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Heretic and Flea Collar

Posted by scott on November 22nd, 2010

Sorry for the light posting around here lately, but we’ve been beavering away at the sequel to Better Living Through Bad Movies — anyway, that’s our story. But just to prove we weren’t actually snorting crystal meth off of naked call girls at a Minerals Management Service mixer in the Interior Department Grotto, here’s a piece from the chapter tentatively entitled When Bad Movies Happen to Good People.

Exorcist 2: The Heretic (1977)
Directed by John Boorman
Written by William Goodhart, based on characters by William Peter Blatty

The sense of dread begins with the credits, as blood-red words appear in a black void, while our ears are haunted by the strange and sinister score.  Not quite music, and too eerie to be a human voice, it sounds as though the composer somehow persuaded an elephant to fart into a vuvuzuela.

We open inside the Haunted Shack at Knott’s Berry Farm, which has been filled with twinkly Christmas lights and Richard Burton, who is dressed as a Roman Catholic priest and looking extremely uneasy, as if he expects at any moment to be handed a subpoena.

Richard is there to exorcise a young woman, but he can’t find the right page, and the Bible doesn’t have an index, and while he’s flipping through it the girl sets herself on fire and burns to a crisp right in front of him.  As an exorcist, this represents a personal best.

Cut to Linda Blair tap-dancing as a kid with a limp Shaun Cassidy hair-do honks out “Lullaby of Broadway” on a baritone sax.  Just in case you doubted that Satan is real.

Cut to Louise Fletcher, who is sitting face to face with a teenaged girl and shouting “Debbie!  Debbie!  Debbie! Can you hear me?” into a microphone.  Louise is a distinguished pediatric psychiatrist who is famous for pioneering the technique of screaming at deaf people.  Or she got the lyrics to Tommy wrong.

Linda breezes into Louise’s office, which for some reason is on the Space: 1999 set, and stretches out on the couch.  Louise asks Linda if she has flashbacks to the earlier, better film, then shows her “a machine we can use together,” which gives me flashbacks to Requiem for a Dream.

Fortunately, it’s just an AM radio with a couple of flashbulbs on top, which will put them in synchronized hypnotic trances so doctor and patient can make each other cluck like chickens.

Cut to the Vatican, where Cardinal Victor Lazlo orders Father Richard to investigate the death of Max von Sydow in the original film.  But Dick doesn’t want to do it because his faith in God has been shaken, and he’d rather it was a cocktail.  But then Cardinal Victor says “we all have a destiny – for good, or evil,” and he lights two cigarettes and gives one to Dick, and they decide not to ask for the moon, because they have the stars.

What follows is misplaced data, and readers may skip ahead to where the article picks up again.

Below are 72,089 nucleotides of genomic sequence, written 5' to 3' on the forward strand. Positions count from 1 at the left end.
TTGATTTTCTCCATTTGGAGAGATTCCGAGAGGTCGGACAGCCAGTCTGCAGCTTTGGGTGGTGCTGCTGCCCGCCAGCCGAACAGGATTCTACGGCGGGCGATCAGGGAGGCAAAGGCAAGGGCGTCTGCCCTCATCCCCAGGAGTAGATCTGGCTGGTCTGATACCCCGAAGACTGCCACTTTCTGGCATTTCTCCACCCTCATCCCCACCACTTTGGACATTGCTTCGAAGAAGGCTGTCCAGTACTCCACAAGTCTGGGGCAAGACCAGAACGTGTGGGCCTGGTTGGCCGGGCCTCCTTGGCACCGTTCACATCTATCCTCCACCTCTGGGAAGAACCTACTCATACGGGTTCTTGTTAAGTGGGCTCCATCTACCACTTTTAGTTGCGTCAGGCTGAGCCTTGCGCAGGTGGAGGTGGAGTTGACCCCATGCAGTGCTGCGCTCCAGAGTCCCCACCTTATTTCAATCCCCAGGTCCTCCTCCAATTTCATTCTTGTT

Cut to the Moonbase Alpha set, where Father Richard is staring through a window at disabled children.  Linda notices Dick, and stops to smile at him in apple-cheeked, sparkle-eyed delight, because she’s just so gosh-darned cute and nice, or because it’s been an awful long time – maybe too long – since she’s killed a priest.

Father Richard tells Louise he wants to question Linda, because Evil is “alive, living.  Perverted and perverting.”  That’s Linda’s cue, and she barges into the office to announce that she wants to use the machine with Louise, and she wants the priest to watch, because they can make a lot more money with a two-girl show.

The next day, Linda sits in Louise’s office, wearing a headband of electrodes and what appears to be Stevie Nicks’ wedding dress, while Father Richard stands over her looking worried about Evil and kind of hungover.  Then Louise turns on a strobe light bright enough to give Satan a headache, and he’s not even in the room yet.  Linda stares at it for three seconds, then her eyes roll back in her head; perhaps she’s having an epileptic fit due to the flashing light, or perhaps Louise has hypnotized her to be really sarcastic.

Louise slips on a headband and keeps telling Linda to “make your tone go deeper,” getting my hopes up that she’ll spend the rest of the film talking like Barry White.  Instead, director John Boorman points the strobe light at the camera while Louise murmurs, “You will remember none of this,” presumably addressing the critics.

Louise orders Linda to go “deeper…deeper,” then says, “Now I want to come down and be with you.”  She adds, “We will obey the commands that Father Richard gives us.”  This is the worst phone sex ever.

There’s a flashback to the first movie, with Linda in demonface and Max von Sydow having a coronary.  Except it’s not actually footage from The Exorcist, since it’s clearly Linda’s body double in the makeup, and Max’s ostensibly fatal heart attack seems about as serious as one of Fred Sanford’s.